Tell the men and messengersI have a collection of "words of wisdom" tacked to a filing cabinet in my office.* The first one, from Frank Zappa, goes like this:
Salvation is my own affair
- finneus gauge, "Salvation"
Anybody who wants religion is welcome to it, as far as I’m concerned – I support your right to enjoy it. However, I would appreciate it if you exhibited more respect for the rights of those people who do not wish to share your dogma, rapture or necrodestination.That's a hard position to argue with. At the end of the day, all many of us want is to be "let alone," which, as Justice Brandeis put it, is "the most comprehensive of rights and the right most valued by civilized men." That's why it rubs me so the wrong way when over zealous Christians, driven by the commands of their faith to spread the "word" and save us sinners, run around doing press gang salvations. With kids, no less.
Take, for instance, this example, from USA Today (via Kos):
A mother is angry about a trip led by the head football coach at Breckinridge County [Kentucky] High School. The coach took about 20 players on a school bus late last month to his church, where nearly half of them — including her son — were baptized.It's unclear whether the coach was up front with others about whether the meeting would include only an "inspirational" speaker and a meal or was going to be a "revival" and how "voluntary" the whole thing was. Regardless, one wonders what salvation has to due with football in the first place (Touchdown Jesus and the Immaculate Reception aside, of course).
Michelle Ammons said her 16-year-old son was baptized without her knowledge and consent, and she is upset that a public school bus was used to take players to a church service — and that the school district's superintendent was there and did not object.
Lest you think that Ammons is one of us wild-eyed non-believers:
Ammons, who lives in Big Spring, said that she is a Baptist but her husband, Danny, is Catholic, and that both feel like their son should wait until he is 18 to make important decisions on religion.One wonders how all those apoplectic souls who were up in arms about Obama's big speech today feel about something like this? My guess is they're not all concerned (it's all for the "good" after all).
'We felt he was brainwashed,' she said.* * *
'They have no right to take my son on a school bus across county lines to be a church to be baptized,' she said.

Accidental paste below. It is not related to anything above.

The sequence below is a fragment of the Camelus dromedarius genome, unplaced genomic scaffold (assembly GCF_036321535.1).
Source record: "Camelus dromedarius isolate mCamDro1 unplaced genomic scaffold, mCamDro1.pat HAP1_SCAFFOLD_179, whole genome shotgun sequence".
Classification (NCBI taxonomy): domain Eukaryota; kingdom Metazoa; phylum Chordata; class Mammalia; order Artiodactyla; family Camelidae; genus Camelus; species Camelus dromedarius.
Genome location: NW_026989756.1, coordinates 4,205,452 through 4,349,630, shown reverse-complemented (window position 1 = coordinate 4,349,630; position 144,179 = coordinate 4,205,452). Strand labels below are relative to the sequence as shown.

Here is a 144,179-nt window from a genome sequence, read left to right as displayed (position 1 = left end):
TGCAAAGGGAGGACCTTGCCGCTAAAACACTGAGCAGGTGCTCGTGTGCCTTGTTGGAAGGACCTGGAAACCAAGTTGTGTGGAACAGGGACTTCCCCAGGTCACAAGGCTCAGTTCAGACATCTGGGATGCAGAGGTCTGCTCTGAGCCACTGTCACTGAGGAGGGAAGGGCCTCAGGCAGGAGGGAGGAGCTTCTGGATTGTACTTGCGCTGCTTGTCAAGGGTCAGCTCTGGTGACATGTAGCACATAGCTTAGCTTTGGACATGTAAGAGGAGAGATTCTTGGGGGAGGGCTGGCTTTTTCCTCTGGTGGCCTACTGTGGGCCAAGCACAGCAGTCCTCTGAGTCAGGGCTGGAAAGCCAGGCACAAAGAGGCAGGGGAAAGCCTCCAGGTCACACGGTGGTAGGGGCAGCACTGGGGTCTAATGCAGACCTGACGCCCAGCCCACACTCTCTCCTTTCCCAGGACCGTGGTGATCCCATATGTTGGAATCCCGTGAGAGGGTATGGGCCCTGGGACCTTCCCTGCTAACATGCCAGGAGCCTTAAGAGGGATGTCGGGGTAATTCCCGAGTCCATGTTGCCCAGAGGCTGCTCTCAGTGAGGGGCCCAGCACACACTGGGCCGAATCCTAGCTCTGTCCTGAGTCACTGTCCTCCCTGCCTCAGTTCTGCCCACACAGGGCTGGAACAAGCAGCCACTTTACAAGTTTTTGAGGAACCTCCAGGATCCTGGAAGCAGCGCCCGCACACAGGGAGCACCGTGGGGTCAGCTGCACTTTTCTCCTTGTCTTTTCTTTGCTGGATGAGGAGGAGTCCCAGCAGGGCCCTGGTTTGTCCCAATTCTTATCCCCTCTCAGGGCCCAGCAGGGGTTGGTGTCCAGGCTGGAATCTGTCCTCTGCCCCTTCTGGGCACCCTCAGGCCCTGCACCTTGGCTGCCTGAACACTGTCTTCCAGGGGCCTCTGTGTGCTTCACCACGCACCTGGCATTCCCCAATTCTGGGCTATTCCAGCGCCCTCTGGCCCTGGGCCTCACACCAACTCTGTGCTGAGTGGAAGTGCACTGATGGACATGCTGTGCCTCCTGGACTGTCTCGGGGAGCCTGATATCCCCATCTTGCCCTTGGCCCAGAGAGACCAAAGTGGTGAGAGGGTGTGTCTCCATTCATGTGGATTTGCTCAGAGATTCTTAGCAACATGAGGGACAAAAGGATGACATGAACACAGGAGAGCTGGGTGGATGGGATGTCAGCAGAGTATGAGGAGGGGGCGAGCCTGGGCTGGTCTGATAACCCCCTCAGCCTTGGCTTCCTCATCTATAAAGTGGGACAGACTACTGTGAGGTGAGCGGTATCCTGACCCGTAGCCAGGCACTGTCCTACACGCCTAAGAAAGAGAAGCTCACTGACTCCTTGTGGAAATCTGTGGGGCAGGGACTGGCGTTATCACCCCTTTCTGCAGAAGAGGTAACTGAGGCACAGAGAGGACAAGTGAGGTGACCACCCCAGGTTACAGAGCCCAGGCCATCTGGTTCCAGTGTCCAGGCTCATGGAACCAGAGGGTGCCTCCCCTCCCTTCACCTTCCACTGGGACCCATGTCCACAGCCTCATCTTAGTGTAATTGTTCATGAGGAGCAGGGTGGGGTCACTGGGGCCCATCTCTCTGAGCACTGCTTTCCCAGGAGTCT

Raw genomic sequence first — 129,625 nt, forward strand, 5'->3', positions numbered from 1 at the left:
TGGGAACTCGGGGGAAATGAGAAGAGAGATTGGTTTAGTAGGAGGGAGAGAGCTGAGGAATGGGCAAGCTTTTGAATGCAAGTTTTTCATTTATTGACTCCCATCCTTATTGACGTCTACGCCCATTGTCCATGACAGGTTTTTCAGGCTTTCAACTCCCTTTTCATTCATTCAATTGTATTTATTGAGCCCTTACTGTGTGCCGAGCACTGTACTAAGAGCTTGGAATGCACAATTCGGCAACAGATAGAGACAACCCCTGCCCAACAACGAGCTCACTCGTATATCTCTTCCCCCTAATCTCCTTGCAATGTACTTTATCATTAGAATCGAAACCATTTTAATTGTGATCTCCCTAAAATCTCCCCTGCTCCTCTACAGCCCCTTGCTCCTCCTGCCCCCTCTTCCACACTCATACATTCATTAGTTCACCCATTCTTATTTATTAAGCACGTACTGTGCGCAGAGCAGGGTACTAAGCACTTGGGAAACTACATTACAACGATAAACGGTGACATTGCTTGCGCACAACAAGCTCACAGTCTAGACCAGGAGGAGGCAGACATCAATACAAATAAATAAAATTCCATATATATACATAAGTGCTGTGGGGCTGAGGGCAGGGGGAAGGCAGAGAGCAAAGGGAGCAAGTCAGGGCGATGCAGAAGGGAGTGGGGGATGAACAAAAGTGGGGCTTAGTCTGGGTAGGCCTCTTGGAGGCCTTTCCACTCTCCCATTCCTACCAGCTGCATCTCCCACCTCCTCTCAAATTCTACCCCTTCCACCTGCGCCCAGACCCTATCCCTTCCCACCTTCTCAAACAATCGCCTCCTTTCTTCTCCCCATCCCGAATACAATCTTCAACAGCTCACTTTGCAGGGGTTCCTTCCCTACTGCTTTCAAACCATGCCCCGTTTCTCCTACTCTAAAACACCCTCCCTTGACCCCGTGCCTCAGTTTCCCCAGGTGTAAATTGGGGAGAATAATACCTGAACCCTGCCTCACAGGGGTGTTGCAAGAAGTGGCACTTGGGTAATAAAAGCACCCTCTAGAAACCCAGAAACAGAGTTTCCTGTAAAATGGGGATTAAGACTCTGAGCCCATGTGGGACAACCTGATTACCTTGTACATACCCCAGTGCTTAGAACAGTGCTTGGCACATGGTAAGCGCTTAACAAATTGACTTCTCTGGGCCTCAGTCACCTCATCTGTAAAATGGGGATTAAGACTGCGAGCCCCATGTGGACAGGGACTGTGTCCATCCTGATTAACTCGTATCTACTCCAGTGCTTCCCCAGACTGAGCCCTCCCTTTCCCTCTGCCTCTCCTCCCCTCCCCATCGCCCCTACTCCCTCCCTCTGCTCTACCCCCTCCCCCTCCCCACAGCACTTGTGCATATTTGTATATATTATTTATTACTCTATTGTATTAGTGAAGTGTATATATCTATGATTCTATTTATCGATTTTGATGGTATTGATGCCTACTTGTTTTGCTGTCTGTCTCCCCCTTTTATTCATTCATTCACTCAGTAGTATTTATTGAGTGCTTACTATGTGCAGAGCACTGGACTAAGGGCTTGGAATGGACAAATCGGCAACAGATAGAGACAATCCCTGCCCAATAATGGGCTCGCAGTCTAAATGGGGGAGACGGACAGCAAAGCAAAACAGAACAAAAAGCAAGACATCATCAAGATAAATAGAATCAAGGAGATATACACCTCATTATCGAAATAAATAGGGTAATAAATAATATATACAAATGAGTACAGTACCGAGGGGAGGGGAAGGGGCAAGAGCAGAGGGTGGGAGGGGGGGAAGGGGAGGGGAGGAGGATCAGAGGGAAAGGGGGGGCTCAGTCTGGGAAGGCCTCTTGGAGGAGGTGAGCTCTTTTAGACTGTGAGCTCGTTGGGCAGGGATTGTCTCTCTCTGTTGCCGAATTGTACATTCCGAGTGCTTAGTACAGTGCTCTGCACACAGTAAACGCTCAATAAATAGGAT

That story called to mind something that PZ uncovered over at the Answers in Genesis web site (the loons responsible for the Creation "Museum"). It's a testimonial from two believers who hosted an exchange student from France, an agnostic. In joyful tones, they tell how they turned the girl to Christ, admitting that, when it came to going to their church "we didn't really give much of an opportunity for her not to agree." What gracious hosts!
Even if that story is true (which I find kind of unlikely), it's revealing that someone would still think is says something positive about them. That they took in a child from another country and saw it as an opportunity for conversion, rather than cultural education and exchange. Can you imagine the absolute furor that would develop in this country if a young Christian student went overseas and came home an atheist or agnostic? And it would be justified.
The bottom line is this - folks are free to believe whatever they want to believe. And they're free to discuss what they believe to anyone who is actually curious about what they have to say. Go knock on doors, or what have you. No problem there. It should go without saying, however, that captive audiences - of kids, in particular - are off limits.
Just remember that, as Uncle Frank said, we don't all share your dogma, nor do we have to. And as Uncle Louis said, some folks just want to be let alone. Be a decent human being, rather than a zealous salesman, and respect those wishes.
* If you're curious, the others are from Matt Groening (about Frank Zappa), John Adams (decidedly not about Frank Zappa), and former WVSC Justice "Dandy" Dick Neely, who said once that "the entire criminal law system most often boils down to the powerful state with all its weapons – police, prosecutors, courts, prisons, and probation officers – going after poor, uneducated, stupid folks." That's from his dissent in State v. Rummer, 432 S.E.2d 39, 55 (1993).